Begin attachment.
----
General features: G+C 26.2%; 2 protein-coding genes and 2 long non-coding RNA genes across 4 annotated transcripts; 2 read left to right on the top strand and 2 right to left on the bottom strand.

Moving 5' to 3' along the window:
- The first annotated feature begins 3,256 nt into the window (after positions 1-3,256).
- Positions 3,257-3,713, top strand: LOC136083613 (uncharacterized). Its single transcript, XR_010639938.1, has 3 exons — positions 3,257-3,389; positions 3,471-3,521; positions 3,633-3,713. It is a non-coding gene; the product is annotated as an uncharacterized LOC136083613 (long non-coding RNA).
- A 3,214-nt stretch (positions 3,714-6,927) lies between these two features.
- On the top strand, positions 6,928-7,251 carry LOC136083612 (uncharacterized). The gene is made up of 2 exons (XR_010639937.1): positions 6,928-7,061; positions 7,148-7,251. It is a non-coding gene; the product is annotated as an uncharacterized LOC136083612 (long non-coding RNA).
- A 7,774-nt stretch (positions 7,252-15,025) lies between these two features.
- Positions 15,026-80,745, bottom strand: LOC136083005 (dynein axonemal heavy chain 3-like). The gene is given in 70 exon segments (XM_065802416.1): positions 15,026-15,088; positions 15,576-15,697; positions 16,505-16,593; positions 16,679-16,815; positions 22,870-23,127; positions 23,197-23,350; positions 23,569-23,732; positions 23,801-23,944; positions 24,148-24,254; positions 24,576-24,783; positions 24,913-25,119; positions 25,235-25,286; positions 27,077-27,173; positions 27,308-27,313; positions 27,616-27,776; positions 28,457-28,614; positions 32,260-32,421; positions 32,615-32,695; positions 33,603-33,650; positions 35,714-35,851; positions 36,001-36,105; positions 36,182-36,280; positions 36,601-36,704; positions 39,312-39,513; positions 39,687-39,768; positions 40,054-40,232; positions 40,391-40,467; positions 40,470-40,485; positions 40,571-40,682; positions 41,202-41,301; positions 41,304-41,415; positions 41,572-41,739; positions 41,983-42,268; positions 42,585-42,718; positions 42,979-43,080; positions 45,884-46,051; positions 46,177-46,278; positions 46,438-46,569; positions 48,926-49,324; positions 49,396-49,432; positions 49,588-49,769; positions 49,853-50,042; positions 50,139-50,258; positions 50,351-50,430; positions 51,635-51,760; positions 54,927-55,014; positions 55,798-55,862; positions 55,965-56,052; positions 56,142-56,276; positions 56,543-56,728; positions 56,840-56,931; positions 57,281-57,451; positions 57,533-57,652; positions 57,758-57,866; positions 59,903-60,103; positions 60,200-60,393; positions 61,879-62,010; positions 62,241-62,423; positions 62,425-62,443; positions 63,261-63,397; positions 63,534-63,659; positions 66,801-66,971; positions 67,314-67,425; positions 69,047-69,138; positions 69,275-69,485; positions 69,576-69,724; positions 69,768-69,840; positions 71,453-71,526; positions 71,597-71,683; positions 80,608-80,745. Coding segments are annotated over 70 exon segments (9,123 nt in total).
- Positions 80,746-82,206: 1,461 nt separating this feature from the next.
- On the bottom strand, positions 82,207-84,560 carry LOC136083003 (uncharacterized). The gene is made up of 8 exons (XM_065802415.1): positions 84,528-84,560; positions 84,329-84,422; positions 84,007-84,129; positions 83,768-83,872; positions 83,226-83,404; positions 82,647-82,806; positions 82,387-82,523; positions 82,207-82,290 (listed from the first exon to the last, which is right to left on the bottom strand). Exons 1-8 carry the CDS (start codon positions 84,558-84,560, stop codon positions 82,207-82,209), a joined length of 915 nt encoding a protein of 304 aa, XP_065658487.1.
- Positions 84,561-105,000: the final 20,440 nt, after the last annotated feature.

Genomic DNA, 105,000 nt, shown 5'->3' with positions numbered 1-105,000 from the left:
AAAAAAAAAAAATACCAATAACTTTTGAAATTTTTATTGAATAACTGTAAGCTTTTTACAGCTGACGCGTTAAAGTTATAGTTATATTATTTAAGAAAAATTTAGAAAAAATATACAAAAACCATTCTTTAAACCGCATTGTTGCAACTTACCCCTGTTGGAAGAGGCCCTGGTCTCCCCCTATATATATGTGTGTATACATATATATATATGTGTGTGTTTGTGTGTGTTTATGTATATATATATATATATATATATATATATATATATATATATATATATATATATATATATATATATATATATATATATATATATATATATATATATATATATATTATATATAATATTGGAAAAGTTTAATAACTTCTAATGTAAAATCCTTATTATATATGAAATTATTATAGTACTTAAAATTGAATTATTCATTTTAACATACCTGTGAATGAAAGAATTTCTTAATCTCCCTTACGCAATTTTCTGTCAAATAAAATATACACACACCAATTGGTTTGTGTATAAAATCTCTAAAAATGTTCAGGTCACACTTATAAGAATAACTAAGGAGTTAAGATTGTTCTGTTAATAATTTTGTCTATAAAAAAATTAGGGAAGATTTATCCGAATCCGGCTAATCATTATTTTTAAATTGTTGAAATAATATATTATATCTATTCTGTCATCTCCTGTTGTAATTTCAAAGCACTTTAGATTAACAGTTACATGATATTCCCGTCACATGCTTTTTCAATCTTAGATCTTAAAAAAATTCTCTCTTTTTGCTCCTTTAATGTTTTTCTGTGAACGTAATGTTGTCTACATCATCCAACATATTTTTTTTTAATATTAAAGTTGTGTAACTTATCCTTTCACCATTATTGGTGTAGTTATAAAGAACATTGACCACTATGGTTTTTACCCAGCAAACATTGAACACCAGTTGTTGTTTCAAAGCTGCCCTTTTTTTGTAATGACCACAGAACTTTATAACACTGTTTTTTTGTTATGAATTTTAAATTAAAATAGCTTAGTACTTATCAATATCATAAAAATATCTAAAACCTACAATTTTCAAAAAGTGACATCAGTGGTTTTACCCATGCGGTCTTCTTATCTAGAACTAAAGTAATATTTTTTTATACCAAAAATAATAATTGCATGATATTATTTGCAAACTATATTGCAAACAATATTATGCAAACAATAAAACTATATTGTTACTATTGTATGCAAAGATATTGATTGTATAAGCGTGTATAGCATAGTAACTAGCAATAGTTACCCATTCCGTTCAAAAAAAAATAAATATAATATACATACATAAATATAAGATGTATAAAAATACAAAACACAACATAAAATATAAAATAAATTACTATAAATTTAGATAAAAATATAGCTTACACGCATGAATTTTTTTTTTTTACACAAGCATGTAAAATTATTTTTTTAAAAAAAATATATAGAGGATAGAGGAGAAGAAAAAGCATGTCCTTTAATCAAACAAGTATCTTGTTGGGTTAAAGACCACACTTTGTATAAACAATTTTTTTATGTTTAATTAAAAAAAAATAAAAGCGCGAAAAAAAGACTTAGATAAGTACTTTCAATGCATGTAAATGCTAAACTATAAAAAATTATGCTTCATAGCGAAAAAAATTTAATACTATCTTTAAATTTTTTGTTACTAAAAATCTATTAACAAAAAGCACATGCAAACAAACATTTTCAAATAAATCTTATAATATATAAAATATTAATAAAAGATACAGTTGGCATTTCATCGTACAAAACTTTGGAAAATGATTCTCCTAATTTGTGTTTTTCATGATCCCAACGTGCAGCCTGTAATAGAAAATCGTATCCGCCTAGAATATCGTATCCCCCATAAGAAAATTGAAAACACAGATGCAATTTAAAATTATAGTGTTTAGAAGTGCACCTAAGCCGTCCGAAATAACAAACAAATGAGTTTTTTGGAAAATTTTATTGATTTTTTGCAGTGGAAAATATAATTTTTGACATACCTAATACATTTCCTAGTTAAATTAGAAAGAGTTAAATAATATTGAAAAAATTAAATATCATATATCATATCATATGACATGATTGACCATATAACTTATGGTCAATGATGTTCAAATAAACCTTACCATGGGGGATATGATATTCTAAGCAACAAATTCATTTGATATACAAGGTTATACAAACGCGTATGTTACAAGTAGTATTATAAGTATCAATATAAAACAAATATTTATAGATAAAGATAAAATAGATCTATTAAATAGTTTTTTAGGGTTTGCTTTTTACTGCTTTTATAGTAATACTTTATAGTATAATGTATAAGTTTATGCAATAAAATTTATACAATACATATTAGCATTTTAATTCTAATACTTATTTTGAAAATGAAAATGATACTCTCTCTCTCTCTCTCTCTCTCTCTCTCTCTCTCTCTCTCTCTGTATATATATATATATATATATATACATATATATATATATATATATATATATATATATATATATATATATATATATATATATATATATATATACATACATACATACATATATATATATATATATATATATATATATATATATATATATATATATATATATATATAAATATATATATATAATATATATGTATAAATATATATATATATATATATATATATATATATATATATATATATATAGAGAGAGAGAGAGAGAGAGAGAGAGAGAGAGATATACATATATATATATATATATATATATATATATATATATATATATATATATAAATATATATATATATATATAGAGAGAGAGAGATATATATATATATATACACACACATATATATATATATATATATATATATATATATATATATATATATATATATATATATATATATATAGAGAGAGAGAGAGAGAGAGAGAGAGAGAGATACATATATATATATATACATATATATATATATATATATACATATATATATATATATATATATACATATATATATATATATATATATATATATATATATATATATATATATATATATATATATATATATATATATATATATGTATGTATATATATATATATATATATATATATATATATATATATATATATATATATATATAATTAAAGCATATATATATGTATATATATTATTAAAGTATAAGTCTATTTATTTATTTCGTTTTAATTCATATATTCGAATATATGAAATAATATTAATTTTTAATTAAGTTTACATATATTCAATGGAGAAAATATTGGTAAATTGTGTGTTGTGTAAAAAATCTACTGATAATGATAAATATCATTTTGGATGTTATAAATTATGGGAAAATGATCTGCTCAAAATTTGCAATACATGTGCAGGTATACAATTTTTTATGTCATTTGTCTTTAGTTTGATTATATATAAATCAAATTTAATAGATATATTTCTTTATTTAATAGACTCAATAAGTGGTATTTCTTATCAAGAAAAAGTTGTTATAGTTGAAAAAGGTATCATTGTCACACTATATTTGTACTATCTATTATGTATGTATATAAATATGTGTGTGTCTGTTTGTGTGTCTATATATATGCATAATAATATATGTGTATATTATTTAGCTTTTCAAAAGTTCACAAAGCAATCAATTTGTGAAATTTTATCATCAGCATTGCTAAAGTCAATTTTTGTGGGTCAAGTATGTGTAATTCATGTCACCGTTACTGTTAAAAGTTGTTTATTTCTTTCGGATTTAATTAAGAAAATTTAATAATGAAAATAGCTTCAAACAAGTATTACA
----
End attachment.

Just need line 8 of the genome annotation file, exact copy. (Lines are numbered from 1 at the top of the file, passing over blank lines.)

- Positions 15,026-80,745, bottom strand: LOC136083005 (dynein axonemal heavy chain 3-like). The gene is given in 70 exon segments (XM_065802416.1): positions 15,026-15,088; positions 15,576-15,697; positions 16,505-16,593; positions 16,679-16,815; positions 22,870-23,127; positions 23,197-23,350; positions 23,569-23,732; positions 23,801-23,944; positions 24,148-24,254; positions 24,576-24,783; positions 24,913-25,119; positions 25,235-25,286; positions 27,077-27,173; positions 27,308-27,313; positions 27,616-27,776; positions 28,457-28,614; positions 32,260-32,421; positions 32,615-32,695; positions 33,603-33,650; positions 35,714-35,851; positions 36,001-36,105; positions 36,182-36,280; positions 36,601-36,704; positions 39,312-39,513; positions 39,687-39,768; positions 40,054-40,232; positions 40,391-40,467; positions 40,470-40,485; positions 40,571-40,682; positions 41,202-41,301; positions 41,304-41,415; positions 41,572-41,739; positions 41,983-42,268; positions 42,585-42,718; positions 42,979-43,080; positions 45,884-46,051; positions 46,177-46,278; positions 46,438-46,569; positions 48,926-49,324; positions 49,396-49,432; positions 49,588-49,769; positions 49,853-50,042; positions 50,139-50,258; positions 50,351-50,430; positions 51,635-51,760; positions 54,927-55,014; positions 55,798-55,862; positions 55,965-56,052; positions 56,142-56,276; positions 56,543-56,728; positions 56,840-56,931; positions 57,281-57,451; positions 57,533-57,652; positions 57,758-57,866; positions 59,903-60,103; positions 60,200-60,393; positions 61,879-62,010; positions 62,241-62,423; positions 62,425-62,443; positions 63,261-63,397; positions 63,534-63,659; positions 66,801-66,971; positions 67,314-67,425; positions 69,047-69,138; positions 69,275-69,485; positions 69,576-69,724; positions 69,768-69,840; positions 71,453-71,526; positions 71,597-71,683; positions 80,608-80,745. Coding segments are annotated over 70 exon segments (9,123 nt in total).